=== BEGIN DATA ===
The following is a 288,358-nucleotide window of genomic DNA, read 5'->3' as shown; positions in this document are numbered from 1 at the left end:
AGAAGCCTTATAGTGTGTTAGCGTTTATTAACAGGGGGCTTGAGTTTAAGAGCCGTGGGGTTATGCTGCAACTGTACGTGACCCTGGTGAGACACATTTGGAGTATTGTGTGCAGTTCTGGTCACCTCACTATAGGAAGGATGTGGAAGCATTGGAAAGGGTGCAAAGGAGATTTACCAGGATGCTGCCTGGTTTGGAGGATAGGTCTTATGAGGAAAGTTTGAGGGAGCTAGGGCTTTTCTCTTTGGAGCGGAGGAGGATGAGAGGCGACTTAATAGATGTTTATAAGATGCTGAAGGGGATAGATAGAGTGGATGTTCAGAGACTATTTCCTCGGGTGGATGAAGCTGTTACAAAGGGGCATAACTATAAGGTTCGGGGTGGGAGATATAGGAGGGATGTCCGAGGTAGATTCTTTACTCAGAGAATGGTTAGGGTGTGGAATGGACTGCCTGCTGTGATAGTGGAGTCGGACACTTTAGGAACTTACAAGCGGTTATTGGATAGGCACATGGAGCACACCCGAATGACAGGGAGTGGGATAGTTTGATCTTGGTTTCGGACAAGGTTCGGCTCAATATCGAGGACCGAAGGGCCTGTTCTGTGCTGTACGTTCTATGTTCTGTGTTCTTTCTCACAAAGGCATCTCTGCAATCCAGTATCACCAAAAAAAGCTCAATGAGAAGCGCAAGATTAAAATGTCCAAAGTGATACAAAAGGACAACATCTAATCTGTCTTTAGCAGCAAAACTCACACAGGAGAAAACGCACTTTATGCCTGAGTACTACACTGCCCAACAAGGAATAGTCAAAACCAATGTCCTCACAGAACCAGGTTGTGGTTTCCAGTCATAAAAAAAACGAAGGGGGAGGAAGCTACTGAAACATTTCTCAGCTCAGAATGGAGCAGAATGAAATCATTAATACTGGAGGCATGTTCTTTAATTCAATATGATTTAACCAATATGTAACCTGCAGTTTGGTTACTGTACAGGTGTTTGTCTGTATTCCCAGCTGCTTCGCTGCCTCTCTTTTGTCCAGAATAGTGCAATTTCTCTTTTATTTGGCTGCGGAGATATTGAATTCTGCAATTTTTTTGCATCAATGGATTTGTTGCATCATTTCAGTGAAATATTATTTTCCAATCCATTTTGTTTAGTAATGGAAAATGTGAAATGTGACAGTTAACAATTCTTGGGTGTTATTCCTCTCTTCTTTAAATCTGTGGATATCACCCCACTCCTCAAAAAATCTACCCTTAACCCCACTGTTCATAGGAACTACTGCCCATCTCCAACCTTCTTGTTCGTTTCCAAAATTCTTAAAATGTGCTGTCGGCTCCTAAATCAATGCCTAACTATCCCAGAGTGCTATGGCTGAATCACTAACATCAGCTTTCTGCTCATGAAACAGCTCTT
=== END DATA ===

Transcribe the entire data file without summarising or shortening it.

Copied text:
The following is a 288,358-nucleotide window of genomic DNA, read 5'->3' as shown; positions in this document are numbered from 1 at the left end:
AGAAGCCTTATAGTGTGTTAGCGTTTATTAACAGGGGGCTTGAGTTTAAGAGCCGTGGGGTTATGCTGCAACTGTACGTGACCCTGGTGAGACACATTTGGAGTATTGTGTGCAGTTCTGGTCACCTCACTATAGGAAGGATGTGGAAGCATTGGAAAGGGTGCAAAGGAGATTTACCAGGATGCTGCCTGGTTTGGAGGATAGGTCTTATGAGGAAAGTTTGAGGGAGCTAGGGCTTTTCTCTTTGGAGCGGAGGAGGATGAGAGGCGACTTAATAGATGTTTATAAGATGCTGAAGGGGATAGATAGAGTGGATGTTCAGAGACTATTTCCTCGGGTGGATGAAGCTGTTACAAAGGGGCATAACTATAAGGTTCGGGGTGGGAGATATAGGAGGGATGTCCGAGGTAGATTCTTTACTCAGAGAATGGTTAGGGTGTGGAATGGACTGCCTGCTGTGATAGTGGAGTCGGACACTTTAGGAACTTACAAGCGGTTATTGGATAGGCACATGGAGCACACCCGAATGACAGGGAGTGGGATAGTTTGATCTTGGTTTCGGACAAGGTTCGGCTCAATATCGAGGACCGAAGGGCCTGTTCTGTGCTGTACGTTCTATGTTCTGTGTTCTTTCTCACAAAGGCATCTCTGCAATCCAGTATCACCAAAAAAAGCTCAATGAGAAGCGCAAGATTAAAATGTCCAAAGTGATACAAAAGGACAACATCTAATCTGTCTTTAGCAGCAAAACTCACACAGGAGAAAACGCACTTTATGCCTGAGTACTACACTGCCCAACAAGGAATAGTCAAAACCAATGTCCTCACAGAACCAGGTTGTGGTTTCCAGTCATAAAAAAAACGAAGGGGGAGGAAGCTACTGAAACATTTCTCAGCTCAGAATGGAGCAGAATGAAATCATTAATACTGGAGGCATGTTCTTTAATTCAATATGATTTAACCAATATGTAACCTGCAGTTTGGTTACTGTACAGGTGTTTGTCTGTATTCCCAGCTGCTTCGCTGCCTCTCTTTTGTCCAGAATAGTGCAATTTCTCTTTTATTTGGCTGCGGAGATATTGAATTCTGCAATTTTTTTGCATCAATGGATTTGTTGCATCATTTCAGTGAAATATTATTTTCCAATCCATTTTGTTTAGTAATGGAAAATGTGAAATGTGACAGTTAACAATTCTTGGGTGTTATTCCTCTCTTCTTTAAATCTGTGGATATCACCCCACTCCTCAAAAAATCTACCCTTAACCCCACTGTTCATAGGAACTACTGCCCATCTCCAACCTTCTTGTTCGTTTCCAAAATTCTTAAAATGTGCTGTCGGCTCCTAAATCAATGCCTAACTATCCCAGAGTGCTATGGCTGAATCACTAACATCAGCTTTCTGCTCATGAAACAGCTCTT